On October 2 I had the pleasure of meeting for several hours with the famous second-wave feminist Carol Downer. For those who don’t know, Downer (born in 1933) was one of the founders of the women’s medical self-help movement. She and her fellow activists taught women all over the world to do their own cervical and breast examinations, and popularized a simple method of menstrual extraction by means of a two-tubed cannula. This technique, normally performed on the first day a woman’s period was due, ensured a state of non-pregnancy. In the early 1970s Downer and her associates created women-led clinics in southern California, many of which exist to this day. In 1972, Downer was arrested and charged with practicing medicine without a license for recommending yogurt as a treatment for yeast infections — in the feminist and progressive press the charge against Downer was derisively called “the Great Yogurt Conspiracy”. She was acquitted. Her vindication in the legal system contrasts sharply with the fate in 2014 of Jennifer Ann Whalen, now in prison in Pennsylvania for practicing medicine without a license after she ordered abortion pills for her daughter on the internet. Downer subsequently obtained a law degree, and for over forty years has been an outspoken advocate of women’s health and abortion rights.
Carol Downer contacted me after reading Sex and Herbs and Birth Control and arranged to route herself through Phoenix to meet with me on her way to a talk she was giving to African American midwives and doulas in New York. Our discussions were wide-ranging and frank. Among the topics touched upon were the ups and downs of her federation of women’s clinics, her international experiences promoting cervical self-examination, her disgust with the cavalier attitudes of many medical professionals and state legislators toward reproductive health issues, and the difficulties of attempting to interest American youth in progressive activism of any sort. Downer expressed deep reservations (which I share) about using the consumerist rhetoric of “choice” to refer to the right to access to a safe abortion. She also said that the women’s movement should have protested far more vigorously against the 1976 Hyde Amendment prohibiting federal funds from being used for abortion; activists at the time thought that it would have minimal impact and failed to see that it was merely the opening salvo in a steadily increasing barrage of attacks on women’s reproductive rights and health.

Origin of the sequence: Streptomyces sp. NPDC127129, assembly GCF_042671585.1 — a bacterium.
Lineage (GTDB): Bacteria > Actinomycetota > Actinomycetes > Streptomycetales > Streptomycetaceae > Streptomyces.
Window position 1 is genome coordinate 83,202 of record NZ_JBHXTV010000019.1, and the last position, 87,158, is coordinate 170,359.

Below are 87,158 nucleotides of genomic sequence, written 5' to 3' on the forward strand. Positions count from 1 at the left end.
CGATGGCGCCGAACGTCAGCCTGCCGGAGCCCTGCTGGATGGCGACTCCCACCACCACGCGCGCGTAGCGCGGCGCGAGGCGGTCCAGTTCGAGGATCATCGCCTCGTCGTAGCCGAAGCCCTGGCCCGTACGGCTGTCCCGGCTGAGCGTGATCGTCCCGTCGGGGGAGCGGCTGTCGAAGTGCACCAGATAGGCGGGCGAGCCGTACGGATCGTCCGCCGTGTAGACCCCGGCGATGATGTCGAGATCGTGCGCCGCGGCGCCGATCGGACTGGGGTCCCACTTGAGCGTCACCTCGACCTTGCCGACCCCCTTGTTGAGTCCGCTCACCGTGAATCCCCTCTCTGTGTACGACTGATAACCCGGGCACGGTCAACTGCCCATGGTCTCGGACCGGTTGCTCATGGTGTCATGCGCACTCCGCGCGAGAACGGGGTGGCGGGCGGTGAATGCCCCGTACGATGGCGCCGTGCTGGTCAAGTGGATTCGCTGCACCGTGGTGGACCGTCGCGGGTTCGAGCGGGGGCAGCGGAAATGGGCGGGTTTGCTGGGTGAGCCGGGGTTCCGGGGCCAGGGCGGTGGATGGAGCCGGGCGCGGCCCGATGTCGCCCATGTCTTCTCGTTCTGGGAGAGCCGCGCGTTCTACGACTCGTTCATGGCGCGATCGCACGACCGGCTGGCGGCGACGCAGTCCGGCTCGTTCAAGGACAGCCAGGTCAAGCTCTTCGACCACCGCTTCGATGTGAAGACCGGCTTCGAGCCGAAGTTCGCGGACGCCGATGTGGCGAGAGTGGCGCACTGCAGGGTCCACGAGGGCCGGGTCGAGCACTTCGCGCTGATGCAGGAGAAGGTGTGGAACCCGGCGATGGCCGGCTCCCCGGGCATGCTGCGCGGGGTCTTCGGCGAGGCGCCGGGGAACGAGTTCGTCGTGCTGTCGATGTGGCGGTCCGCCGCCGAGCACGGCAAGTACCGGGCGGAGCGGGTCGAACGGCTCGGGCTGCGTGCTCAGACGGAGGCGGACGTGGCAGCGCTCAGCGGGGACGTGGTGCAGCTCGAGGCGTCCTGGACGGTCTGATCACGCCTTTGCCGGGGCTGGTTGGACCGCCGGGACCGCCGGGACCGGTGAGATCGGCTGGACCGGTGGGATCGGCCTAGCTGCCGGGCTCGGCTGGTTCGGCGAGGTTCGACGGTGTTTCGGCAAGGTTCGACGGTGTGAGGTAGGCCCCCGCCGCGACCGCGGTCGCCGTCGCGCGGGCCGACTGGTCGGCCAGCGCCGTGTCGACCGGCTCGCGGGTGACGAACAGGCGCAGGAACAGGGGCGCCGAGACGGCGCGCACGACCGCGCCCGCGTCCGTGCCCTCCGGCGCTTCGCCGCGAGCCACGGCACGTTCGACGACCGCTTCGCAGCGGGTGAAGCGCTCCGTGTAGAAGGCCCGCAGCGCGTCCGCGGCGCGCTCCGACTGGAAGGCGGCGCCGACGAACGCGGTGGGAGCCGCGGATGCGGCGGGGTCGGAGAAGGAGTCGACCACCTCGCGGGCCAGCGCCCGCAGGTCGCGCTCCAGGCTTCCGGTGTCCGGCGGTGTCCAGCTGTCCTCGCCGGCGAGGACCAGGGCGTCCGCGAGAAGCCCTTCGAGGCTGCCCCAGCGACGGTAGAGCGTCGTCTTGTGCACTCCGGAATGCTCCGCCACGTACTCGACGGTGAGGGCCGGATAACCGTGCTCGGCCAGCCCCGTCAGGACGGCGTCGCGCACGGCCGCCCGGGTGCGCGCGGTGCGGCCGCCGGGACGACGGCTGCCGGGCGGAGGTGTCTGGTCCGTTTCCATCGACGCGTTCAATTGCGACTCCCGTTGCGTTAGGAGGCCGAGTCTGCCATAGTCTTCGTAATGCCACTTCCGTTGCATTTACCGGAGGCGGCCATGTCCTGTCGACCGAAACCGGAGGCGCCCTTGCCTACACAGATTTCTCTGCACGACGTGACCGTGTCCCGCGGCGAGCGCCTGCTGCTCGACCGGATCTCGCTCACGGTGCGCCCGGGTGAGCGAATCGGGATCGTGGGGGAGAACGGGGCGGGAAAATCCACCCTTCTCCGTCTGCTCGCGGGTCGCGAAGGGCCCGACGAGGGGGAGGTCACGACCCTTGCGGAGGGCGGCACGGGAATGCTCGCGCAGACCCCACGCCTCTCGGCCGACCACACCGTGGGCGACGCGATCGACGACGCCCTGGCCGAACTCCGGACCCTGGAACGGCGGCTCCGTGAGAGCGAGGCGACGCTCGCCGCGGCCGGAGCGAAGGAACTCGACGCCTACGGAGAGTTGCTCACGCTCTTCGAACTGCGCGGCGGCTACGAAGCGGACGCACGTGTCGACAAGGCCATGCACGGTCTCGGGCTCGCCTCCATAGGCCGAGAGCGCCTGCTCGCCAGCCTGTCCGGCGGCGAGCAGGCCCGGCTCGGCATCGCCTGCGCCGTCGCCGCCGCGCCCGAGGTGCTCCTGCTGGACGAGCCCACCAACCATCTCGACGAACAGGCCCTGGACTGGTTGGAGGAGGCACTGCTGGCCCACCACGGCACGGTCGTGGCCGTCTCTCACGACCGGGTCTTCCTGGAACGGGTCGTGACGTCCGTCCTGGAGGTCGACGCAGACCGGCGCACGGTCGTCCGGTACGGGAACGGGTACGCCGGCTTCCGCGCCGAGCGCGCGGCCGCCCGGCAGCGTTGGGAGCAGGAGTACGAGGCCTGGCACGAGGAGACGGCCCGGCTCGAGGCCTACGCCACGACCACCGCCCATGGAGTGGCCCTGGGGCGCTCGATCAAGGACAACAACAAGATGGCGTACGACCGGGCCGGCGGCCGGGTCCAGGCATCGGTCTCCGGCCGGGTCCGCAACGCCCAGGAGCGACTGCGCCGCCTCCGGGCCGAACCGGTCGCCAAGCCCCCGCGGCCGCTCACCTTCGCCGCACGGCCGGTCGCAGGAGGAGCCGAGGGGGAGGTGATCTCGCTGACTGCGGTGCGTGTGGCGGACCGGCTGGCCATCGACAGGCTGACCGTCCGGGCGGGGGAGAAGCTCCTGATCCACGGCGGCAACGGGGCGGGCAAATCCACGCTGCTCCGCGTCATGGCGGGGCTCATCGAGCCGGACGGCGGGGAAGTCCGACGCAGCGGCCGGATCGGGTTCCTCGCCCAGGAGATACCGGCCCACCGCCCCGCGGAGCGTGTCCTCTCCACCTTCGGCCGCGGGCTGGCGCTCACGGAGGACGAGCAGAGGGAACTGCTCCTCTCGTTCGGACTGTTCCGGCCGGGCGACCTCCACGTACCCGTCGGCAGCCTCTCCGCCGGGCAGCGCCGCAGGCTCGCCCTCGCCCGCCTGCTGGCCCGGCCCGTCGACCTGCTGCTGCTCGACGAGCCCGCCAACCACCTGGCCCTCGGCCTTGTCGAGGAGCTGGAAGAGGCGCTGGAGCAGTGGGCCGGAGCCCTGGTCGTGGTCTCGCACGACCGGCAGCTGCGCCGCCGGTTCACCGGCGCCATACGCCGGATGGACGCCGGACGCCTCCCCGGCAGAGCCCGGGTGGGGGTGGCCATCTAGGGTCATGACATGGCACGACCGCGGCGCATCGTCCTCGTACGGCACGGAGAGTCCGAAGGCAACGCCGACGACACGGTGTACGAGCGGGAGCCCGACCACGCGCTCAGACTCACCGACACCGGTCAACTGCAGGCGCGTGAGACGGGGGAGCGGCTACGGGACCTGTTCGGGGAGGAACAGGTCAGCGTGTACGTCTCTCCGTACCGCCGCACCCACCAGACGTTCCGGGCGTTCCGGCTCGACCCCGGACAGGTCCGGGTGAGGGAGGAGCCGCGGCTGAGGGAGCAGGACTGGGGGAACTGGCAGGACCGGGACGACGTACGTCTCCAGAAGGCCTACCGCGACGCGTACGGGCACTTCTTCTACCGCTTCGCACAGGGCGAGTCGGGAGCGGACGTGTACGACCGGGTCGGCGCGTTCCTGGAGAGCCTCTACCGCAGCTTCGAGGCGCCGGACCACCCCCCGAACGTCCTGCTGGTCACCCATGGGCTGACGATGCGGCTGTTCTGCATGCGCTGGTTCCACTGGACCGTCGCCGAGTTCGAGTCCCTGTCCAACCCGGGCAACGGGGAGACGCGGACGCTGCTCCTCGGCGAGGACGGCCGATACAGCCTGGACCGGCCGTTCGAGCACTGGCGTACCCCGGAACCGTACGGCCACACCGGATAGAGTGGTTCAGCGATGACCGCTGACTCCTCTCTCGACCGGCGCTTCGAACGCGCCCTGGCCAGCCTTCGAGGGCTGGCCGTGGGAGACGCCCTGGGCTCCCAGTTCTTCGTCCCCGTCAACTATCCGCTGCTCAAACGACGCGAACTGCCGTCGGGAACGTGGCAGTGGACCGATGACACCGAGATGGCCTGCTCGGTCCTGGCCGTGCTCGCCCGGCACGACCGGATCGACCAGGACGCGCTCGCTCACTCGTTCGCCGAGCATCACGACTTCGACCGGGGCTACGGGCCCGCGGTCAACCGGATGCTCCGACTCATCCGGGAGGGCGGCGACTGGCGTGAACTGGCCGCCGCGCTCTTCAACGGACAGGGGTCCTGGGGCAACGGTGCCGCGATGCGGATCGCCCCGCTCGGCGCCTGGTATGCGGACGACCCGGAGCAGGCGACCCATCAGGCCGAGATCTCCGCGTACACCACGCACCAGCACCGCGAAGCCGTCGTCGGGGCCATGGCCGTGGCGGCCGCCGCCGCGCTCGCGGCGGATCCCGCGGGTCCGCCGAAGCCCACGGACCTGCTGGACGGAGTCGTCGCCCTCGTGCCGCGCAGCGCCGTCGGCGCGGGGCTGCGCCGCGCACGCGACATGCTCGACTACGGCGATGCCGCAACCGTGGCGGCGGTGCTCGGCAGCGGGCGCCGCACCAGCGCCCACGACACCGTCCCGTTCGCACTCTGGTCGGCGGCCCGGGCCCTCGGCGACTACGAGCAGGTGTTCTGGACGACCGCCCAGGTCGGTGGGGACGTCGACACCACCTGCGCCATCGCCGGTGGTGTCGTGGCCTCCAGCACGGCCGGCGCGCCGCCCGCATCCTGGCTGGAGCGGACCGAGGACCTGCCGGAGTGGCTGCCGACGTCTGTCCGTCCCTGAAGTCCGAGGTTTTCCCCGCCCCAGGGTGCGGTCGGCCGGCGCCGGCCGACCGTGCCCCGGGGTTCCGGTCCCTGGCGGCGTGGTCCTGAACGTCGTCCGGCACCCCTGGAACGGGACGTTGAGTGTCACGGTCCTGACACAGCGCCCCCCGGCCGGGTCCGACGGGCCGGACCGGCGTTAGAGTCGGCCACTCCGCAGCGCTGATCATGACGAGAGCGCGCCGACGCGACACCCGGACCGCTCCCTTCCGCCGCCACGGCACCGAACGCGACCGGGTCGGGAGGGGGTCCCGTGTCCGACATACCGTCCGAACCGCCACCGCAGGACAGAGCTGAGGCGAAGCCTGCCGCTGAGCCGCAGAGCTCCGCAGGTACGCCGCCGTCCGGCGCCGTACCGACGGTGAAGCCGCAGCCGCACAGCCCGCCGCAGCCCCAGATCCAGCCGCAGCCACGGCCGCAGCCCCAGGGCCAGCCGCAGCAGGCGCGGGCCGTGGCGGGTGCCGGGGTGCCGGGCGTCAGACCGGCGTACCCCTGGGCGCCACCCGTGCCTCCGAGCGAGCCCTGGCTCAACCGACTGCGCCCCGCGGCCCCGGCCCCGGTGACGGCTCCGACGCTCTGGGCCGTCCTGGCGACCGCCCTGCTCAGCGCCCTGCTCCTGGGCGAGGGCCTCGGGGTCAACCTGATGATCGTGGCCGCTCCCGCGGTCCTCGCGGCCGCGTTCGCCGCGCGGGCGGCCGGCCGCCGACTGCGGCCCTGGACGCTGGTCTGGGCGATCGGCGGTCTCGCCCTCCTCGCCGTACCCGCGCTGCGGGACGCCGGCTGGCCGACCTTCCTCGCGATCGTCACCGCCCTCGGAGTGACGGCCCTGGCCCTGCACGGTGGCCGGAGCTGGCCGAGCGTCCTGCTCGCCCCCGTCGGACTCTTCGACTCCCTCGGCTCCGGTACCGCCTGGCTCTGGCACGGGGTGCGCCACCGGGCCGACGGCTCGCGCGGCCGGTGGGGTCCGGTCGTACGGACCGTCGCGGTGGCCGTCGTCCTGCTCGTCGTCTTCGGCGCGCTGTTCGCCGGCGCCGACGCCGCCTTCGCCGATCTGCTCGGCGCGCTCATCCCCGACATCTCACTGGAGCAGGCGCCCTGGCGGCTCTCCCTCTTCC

Downer was intrigued by the description in my book of abortifacients such as slippery elm sticks, which were inserted into the uterus by the midwives of several indigenous cultures to induce abortion. She commented that the midwives must have had extensive knowledge of the womb in order to place the sticks properly, and she speculated that they might have done self-examination of the cervix as part of their midwifery training.
My conversation with Carol Downer was stimulating and inspiring, but it was also poignant. In the third chapter of Sex and Herbs and Birth Control I discuss what John Riddle calls the “broken chain of knowledge” that occurs when the younger generations of women — either through urbanization or “modernization” or perhaps complacency about the progress that women have made — lose interest in the knowledge and traditions of their foremothers. Something similar seems to have happened in recent years. At least in the U.S. most young women know little if anything of the techniques and struggles of the pioneering second-wave feminists who fought for women’s reproductive health in the 1960s and 1970s. All too frequently one encounters the smug attitude that those were the “bad old days”, and things are so much better now. Yet as recent events in Texas, Pennsylvania, South Dakota and elsewhere attest, women’s reproductive rights are under siege. Without a revival of the activist and medical self-help movements that were started by Carol Downer and her associates almost a half-century ago, access to safe, affordable abortion and contraception is likely to become difficult if not impossible for more and more women.